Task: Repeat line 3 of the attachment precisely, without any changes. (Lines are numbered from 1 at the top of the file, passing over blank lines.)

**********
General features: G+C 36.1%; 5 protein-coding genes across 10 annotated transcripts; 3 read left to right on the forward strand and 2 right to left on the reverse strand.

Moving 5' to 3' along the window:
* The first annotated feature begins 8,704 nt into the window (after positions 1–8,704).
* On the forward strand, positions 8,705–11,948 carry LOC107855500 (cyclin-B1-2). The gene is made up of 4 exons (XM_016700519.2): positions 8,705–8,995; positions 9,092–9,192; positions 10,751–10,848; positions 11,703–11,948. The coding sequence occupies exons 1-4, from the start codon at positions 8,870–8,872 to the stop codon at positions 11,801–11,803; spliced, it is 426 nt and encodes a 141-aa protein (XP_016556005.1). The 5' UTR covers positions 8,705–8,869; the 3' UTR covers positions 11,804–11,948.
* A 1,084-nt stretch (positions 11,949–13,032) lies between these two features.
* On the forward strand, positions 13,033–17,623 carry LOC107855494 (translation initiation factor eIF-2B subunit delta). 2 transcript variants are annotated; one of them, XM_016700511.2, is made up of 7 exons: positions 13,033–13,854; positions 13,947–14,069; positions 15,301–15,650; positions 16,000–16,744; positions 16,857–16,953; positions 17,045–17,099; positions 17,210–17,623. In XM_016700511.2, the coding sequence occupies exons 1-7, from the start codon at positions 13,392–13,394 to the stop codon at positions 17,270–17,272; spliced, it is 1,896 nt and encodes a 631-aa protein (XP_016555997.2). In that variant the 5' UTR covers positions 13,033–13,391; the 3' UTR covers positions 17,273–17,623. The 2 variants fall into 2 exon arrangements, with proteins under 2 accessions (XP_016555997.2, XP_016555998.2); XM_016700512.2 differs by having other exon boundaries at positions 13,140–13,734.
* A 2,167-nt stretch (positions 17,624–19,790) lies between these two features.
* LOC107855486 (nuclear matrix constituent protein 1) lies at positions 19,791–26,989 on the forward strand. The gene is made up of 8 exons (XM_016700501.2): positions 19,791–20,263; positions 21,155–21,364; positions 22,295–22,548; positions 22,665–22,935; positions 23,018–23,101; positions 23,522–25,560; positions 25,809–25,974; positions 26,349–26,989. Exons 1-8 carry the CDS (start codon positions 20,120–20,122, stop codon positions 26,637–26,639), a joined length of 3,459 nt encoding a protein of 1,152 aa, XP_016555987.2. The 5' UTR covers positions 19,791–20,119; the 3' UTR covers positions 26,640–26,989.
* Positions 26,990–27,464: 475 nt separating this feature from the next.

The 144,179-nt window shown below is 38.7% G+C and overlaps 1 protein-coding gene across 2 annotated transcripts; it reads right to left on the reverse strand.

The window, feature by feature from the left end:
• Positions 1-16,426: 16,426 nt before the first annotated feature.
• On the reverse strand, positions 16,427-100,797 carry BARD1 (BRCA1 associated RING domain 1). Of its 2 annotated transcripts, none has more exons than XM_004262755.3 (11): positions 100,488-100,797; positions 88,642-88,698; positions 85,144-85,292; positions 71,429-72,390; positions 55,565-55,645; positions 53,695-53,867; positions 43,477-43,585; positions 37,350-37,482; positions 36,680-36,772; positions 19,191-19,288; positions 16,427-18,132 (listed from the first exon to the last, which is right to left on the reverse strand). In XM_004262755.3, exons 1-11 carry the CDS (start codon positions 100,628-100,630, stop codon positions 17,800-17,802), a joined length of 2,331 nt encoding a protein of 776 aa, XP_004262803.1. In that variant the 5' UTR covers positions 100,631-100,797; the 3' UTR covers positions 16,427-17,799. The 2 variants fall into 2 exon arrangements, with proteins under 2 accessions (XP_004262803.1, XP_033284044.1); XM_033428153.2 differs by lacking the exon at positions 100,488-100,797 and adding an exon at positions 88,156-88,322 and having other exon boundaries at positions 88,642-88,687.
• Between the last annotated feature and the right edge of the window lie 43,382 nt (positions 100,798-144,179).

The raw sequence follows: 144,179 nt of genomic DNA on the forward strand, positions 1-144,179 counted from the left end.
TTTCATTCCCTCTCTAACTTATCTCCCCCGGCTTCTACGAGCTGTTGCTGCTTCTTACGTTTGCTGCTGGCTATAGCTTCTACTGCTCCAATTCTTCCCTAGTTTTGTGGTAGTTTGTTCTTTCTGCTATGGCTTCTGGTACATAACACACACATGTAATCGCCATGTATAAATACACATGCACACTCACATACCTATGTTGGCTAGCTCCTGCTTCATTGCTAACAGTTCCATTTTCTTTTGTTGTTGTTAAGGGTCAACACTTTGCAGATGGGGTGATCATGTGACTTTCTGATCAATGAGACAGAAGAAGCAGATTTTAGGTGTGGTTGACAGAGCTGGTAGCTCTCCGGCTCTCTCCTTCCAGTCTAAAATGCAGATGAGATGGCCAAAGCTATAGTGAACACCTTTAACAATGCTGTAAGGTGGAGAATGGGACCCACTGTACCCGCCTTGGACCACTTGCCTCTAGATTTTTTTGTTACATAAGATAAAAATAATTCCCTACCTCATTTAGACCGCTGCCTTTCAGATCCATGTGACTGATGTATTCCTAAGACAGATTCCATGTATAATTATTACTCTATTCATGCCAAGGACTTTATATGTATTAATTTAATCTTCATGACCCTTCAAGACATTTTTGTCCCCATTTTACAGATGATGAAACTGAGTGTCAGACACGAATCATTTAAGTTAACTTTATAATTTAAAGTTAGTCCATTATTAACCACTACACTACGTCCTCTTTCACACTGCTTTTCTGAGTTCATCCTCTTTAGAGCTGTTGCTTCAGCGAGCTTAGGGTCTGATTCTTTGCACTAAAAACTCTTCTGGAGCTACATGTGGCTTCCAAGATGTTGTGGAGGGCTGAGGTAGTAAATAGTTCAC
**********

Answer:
* The first annotated feature begins 8,704 nt into the window (after positions 1–8,704).